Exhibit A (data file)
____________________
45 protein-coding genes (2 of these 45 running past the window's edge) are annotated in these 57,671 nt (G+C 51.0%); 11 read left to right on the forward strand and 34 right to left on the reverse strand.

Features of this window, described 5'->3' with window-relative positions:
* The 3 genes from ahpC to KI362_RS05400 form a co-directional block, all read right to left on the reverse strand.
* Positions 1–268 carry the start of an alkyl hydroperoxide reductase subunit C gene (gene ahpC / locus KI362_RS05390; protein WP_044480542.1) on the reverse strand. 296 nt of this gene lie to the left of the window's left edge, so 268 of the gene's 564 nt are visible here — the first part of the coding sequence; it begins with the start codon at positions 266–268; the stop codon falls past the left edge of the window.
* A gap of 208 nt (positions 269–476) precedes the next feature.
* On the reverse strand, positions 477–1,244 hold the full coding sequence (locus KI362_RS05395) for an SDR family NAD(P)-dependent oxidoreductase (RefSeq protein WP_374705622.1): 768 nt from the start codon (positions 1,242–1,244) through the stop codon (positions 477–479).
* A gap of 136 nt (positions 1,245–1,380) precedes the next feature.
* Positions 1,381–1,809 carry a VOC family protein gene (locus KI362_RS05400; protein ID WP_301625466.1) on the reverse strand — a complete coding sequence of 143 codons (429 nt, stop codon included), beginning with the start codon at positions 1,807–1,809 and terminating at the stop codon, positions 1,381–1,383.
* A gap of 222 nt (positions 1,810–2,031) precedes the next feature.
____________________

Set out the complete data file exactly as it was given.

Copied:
45 protein-coding genes (2 of these 45 running past the window's edge) are annotated in these 57,671 nt (G+C 51.0%); 11 read left to right on the forward strand and 34 right to left on the reverse strand.

Features of this window, described 5'->3' with window-relative positions:
* The 3 genes from ahpC to KI362_RS05400 form a co-directional block, all read right to left on the reverse strand.
* Positions 1–268 carry the start of an alkyl hydroperoxide reductase subunit C gene (gene ahpC / locus KI362_RS05390; protein WP_044480542.1) on the reverse strand. 296 nt of this gene lie to the left of the window's left edge, so 268 of the gene's 564 nt are visible here — the first part of the coding sequence; it begins with the start codon at positions 266–268; the stop codon falls past the left edge of the window.
* A gap of 208 nt (positions 269–476) precedes the next feature.
* On the reverse strand, positions 477–1,244 hold the full coding sequence (locus KI362_RS05395) for an SDR family NAD(P)-dependent oxidoreductase (RefSeq protein WP_374705622.1): 768 nt from the start codon (positions 1,242–1,244) through the stop codon (positions 477–479).
* A gap of 136 nt (positions 1,245–1,380) precedes the next feature.
* Positions 1,381–1,809 carry a VOC family protein gene (locus KI362_RS05400; protein ID WP_301625466.1) on the reverse strand — a complete coding sequence of 143 codons (429 nt, stop codon included), beginning with the start codon at positions 1,807–1,809 and terminating at the stop codon, positions 1,381–1,383.
* A gap of 222 nt (positions 1,810–2,031) precedes the next feature.